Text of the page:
Vagneur: When my friend got wronged
The “autumn of accusations,” some may call it. Most recently, Washington, D.C., has been disrupted by accusations of sexual abuse, attempted rape and other sordid and illegal behaviors. Maybe we should call it “allegations without corroboration,” but as detailed below, the past contains its own history of a similar kind and its ramifications are dangerous and real.
The call from a close friend came at an unusual time of day. “Listen, Tony, I need a favor if you can swing it. I’m in jail, been accused of molesting my daughter by my soon-to-be ex-wife, and I need a little bail money.”
That’s the kind of thing that hits you square in the gut and gets your heart racing. Suddenly, and without forewarning, you’re right in the middle of someone else’s very serious problem, but there it is.
“Well,” I slowly asked, “did you do it?”
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His daughter was maybe 3 or 4 at the time.
“Hell no,” he said without hesitation.
That was decades ago, eons before the #MeToo movement and back in those days when such an act was unthinkable and there was very little publicity about it. Accusations in divorce proceedings are usually taken with a grain of salt, knowing the vituperative notions some people get in the heat of battle, but a charge of such sexual abuse was, at the time, as it is today, almost as unconscionable as being accused of murder.
The allegation simply on its own was enough to get my friend locked in jail and charged with a serious offense. His bail was just south of $100,000, a little more than my lunch money could afford, so I put my house up to secure his release. However, before the deal was accepted, I had to listen to a lecture from the presiding judge that the charges were very grave and, before it was all over, I might lose my house. He was acting like he had already decided on guilt or innocence.
Memory fails me as to how the criminal implications were worked out, but it seems they were, probably because there was nothing to substantiate the allegation. But that was only a small piece of the ongoing nightmare. My friend could no longer visit with his daughter unless in the presence of two adults, approved by the social service department and also in the presence of a social worker familiar with similar cases.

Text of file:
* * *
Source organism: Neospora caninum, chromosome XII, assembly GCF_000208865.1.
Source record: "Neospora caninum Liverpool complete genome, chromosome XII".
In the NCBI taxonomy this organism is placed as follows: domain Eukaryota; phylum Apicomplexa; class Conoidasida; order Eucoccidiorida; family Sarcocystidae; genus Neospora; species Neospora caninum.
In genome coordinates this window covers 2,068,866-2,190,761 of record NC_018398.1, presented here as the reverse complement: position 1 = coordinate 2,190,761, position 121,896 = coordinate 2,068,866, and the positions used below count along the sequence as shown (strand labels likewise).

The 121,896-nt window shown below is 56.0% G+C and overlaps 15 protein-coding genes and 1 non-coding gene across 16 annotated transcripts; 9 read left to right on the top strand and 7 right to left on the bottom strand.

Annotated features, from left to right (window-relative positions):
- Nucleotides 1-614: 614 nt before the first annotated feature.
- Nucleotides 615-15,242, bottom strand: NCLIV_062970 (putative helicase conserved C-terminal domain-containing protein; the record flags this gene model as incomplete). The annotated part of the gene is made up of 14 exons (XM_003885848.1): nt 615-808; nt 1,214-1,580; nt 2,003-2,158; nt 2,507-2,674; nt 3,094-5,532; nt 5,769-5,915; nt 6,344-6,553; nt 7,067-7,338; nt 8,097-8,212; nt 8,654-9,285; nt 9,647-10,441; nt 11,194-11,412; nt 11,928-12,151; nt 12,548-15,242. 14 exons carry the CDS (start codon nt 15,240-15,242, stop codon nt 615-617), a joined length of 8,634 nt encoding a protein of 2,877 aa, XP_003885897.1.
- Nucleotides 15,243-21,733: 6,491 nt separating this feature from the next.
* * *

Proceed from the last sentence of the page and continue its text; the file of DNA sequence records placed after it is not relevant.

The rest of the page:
Visits were limited to 30 minutes each, once a week, at my house with my wife and me, and the obligatory social worker. It was incredibly uncomfortable for everyone present, but those were the rules of the game. It was an artificial situation apart from the real world which, thankfully, was eventually released when an obvious lack of need was demonstrated. God only knows what my friend’s young daughter might have thought about the situation.
This is a small valley and even if such events don’t always get published in the paper, word seems to travel through some kind of unofficial and rumor-filled channel. Otherwise fine, upstanding men, on some level akin to a lynch mob, thought they would right the wrong they perceived had been committed even though the criminal charges had been dismissed, leaving only a squint-eyed whiff of suspicion hanging in the air.
One late evening, as my friend left a local watering hole, he was jumped by these above-mentioned vigilantes who beat the living hell out of him, leaving him with a ruptured spleen and damned near dead. The men were arrested, but the unspoken message remained — to be accused is to be guilty.
The battle continued, with my friend seeking custody of his daughter, or at least reasonable visitation rights, but with the accusation of molestation staining every attempt, it seemed impossible. His now ex-wife moved far away and visitations with his daughter fairly well ceased.
But after a few years, the lie began to unravel a bit around the edges, as lies almost always do and my friend saw an opening to right the ship. The ex-wife had remarried, had a new baby and, with her life in a totally different direction, seemed amenable to sending the now 7- or 8-year-old daughter out to Colorado for a summer visitation. Only it was not that simple — there had to be a court hearing to change something so serious and, of course, the original complaint of sexual molestation had to be addressed once again.
Seated in the courtroom, the ex-wife, the mother of the daughter, at last confessed to the fact that she had been lying for the past four or five years and for whatever reason, had fabricated the entire charge. Full custody was granted to the father.
There were no winners, no one lived happily ever after but, in the end, things got better for everyone. Maybe.
Tony Vagneur writes here on Saturdays and welcomes your comments at email@example.com.
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